So how much could you receive towards your 401(k) over a lifetime? Well, this all depends on how much you earn, how long you’ve worked at a company, and the percentage your employee matches. According to Investopia, “On average, individuals earn about $0.50 on the dollar, for a maximum of 6% of their salaries. That’s the equivalent of an employer writing a $1,800 check to a worker who earns $60,000 every year. Furthermore, that $1,800 will steadily grow over time.” If you work at a company for 45 years, you’re looking at a total contribution of $81,000. Don’t forget; these numbers do not consider inflation. Of course, what you can buy with $81,000 in 45 years will be substantially less than today. But, with inflation, employees can contribute more to their retirement plans, increasing the employer’s match too. Even taking inflation into consideration, the lifetime value of matching contributions is an offer too great not to take advantage of.
Considerations for Investing In Real Estate
If you’re the kind of investor that prefers a more hands-on approach or even just a more tangible investment, then investing in real estate is another way to invest your hard-earned money. Sure, real estate investments are not easy and will require some learning on your part. Still, the payoff is likely to be very profitable. Especially since it means you won’t be putting all your eggs in one basket. We all know that in the investment world, diversifying is always good. And investing in real estate provides benefits distinct from retirement-focused tools like 401(k)s.
The reason many choose real estate as their investment of choice is the opportunity for steady rental income – either from residential or commercial tenants – that can supplement your other income. Although, rental income is only one part of the overall return on investment(ROI) from real estate when you consider:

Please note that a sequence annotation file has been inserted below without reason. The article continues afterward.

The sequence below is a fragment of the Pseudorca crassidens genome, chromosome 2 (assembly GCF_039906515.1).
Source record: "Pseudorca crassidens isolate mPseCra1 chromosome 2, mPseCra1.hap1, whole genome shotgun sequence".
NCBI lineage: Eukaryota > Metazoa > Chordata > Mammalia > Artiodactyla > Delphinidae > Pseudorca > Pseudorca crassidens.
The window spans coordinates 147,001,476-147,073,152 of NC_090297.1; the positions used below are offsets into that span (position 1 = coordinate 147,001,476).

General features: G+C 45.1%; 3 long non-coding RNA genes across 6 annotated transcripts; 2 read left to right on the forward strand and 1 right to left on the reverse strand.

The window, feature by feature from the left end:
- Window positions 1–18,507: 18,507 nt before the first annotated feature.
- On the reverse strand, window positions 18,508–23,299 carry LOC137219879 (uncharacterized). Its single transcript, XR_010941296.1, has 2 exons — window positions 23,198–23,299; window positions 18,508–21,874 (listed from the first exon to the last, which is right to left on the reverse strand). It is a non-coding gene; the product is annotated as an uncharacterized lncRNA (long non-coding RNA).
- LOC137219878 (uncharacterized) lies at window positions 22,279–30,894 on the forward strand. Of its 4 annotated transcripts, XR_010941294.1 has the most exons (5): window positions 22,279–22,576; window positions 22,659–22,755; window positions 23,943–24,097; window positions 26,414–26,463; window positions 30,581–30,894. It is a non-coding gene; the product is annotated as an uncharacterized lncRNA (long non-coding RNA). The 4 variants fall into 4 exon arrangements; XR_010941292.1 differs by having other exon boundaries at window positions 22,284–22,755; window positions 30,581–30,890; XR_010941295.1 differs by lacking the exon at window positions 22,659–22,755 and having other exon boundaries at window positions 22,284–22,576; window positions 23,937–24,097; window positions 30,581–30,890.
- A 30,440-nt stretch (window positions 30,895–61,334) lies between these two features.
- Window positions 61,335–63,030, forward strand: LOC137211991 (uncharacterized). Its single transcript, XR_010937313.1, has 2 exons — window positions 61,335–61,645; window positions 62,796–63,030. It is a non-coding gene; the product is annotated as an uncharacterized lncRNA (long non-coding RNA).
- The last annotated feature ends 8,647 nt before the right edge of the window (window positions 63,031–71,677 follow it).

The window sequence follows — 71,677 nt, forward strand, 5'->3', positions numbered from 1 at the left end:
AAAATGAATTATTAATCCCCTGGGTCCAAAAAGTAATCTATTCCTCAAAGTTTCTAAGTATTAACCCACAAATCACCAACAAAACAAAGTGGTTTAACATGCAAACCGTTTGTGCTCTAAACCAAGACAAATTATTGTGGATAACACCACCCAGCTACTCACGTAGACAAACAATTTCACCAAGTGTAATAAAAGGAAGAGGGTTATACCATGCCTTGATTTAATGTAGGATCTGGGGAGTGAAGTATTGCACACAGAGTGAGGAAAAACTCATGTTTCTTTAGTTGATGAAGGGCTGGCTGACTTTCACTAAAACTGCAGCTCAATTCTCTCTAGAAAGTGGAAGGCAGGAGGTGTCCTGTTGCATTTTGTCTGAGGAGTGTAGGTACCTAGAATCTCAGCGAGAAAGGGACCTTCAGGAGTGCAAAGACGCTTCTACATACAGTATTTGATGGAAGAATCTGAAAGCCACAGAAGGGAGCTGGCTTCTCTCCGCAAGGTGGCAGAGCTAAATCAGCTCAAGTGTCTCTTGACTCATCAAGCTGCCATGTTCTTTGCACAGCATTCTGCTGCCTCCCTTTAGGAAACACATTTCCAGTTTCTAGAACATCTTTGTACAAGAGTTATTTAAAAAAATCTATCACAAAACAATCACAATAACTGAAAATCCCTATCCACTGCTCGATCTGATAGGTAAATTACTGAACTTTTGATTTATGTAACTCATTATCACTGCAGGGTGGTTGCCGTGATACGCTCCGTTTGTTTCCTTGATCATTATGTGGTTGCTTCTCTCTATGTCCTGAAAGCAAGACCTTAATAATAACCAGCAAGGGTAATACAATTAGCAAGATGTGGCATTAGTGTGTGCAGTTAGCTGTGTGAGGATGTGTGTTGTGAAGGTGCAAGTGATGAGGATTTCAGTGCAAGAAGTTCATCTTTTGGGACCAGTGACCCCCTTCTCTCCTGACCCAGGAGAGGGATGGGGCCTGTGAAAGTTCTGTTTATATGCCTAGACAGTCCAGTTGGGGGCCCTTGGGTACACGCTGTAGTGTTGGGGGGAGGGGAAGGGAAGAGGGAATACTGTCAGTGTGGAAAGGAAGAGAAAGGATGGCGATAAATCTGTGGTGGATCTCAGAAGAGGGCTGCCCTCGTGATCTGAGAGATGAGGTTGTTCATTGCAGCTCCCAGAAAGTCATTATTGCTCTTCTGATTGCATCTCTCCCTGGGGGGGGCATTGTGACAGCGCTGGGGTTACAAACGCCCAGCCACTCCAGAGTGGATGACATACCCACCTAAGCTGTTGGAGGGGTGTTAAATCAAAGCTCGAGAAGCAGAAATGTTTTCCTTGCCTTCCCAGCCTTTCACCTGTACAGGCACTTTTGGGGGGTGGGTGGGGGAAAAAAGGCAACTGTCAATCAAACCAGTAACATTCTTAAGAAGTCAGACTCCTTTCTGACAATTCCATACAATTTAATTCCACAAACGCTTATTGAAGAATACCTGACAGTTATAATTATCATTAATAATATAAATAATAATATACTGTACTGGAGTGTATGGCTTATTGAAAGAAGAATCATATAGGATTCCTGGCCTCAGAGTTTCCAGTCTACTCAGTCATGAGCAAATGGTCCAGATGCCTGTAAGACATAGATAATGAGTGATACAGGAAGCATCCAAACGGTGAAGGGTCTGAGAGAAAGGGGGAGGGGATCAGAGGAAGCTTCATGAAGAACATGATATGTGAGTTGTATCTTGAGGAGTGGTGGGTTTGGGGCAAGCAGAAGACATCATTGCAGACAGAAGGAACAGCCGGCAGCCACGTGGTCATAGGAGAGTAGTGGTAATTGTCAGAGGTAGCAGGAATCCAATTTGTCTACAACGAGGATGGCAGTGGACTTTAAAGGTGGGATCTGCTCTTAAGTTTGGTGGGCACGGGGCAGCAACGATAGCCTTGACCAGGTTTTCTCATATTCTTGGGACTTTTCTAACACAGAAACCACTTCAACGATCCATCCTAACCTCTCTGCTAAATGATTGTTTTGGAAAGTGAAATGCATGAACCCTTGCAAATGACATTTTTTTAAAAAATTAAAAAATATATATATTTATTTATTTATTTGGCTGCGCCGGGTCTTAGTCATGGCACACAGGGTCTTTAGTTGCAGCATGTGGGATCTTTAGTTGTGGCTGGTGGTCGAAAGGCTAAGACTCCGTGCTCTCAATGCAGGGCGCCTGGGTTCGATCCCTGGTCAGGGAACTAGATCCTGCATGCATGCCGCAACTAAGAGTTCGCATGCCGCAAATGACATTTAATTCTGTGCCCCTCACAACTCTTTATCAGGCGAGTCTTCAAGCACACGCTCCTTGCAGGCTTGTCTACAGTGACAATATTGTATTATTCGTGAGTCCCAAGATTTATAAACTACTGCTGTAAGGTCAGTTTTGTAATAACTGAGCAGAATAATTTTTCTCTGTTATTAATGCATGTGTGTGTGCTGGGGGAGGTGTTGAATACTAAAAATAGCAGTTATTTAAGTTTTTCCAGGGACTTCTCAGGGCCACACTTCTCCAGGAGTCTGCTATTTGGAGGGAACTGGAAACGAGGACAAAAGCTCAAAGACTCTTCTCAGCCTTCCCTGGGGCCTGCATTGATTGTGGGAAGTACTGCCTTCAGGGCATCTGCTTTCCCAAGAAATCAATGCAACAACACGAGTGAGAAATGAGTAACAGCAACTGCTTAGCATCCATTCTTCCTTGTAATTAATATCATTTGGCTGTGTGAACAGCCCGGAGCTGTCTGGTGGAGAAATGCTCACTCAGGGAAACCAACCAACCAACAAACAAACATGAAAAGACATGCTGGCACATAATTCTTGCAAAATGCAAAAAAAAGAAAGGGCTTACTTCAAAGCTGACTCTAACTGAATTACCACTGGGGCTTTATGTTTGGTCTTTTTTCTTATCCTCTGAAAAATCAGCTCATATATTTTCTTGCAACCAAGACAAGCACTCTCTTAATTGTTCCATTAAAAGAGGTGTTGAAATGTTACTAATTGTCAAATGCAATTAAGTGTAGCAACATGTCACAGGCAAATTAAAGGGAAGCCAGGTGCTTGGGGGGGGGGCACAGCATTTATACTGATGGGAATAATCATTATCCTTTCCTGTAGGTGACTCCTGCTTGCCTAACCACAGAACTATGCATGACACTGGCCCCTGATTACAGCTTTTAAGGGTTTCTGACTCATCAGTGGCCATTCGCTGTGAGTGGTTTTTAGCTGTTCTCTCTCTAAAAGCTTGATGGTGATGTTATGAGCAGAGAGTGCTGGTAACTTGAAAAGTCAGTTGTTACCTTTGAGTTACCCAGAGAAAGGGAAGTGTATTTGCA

- The potential for appreciation on the property.
- The ability to leverage your real estate to finance other investments.
- Other tax benefits in the form of deductions, favorable capital gains rates, depreciation, and 1031 exchanges.
Of course, investing in real estate carries its own set of risks, like any form of investment. And although historically, it has been a very dependable way to invest money, nothing is ever a sure thing. When it comes to investing, it’s always wise to move with caution. You have the potential for troublesome tenants, unexpected maintenance costs, and changes in the real estate market that can all impact the bottom line on the return of your investment.
Using a 401(k) to Invest in Real Estate
Another idea is to combine these two strategies. Many are surprised to learn you can invest in real estate through your 401(k) when you roll your account over to a self-directed Individual Retirement Account (IRA). Most people switch their 401(k) balances to an IRA when they switch jobs or otherwise leave their employer. You can also set up an IRA in addition to your 401(k).
With a self-directed IRA, you are responsible for managing the account and choosing how to invest it. Additionally, self-directed IRAs have other complex guidelines that must also be followed to avoid tax penalties from the IRS. For example, you cannot live in the real estate purchased through a self-directed IRA, and you must use the funds in the IRA to cover any expenses related to the investment.
The distinguishing feature of using a self-directed IRA to investing in real estate is that you can combine the tax deferral benefit of your IRA with the favorable real estate investment returns of cash flow and asset appreciation.
So, there you have it. Real estate and 401(k) investments are two distinctive ways to save for retirement and make sound investments for your future. If you’re considering taking advantage of the income-producing investment that investing in real estate brings, don’t hesitate to contact us at Spartan Invest.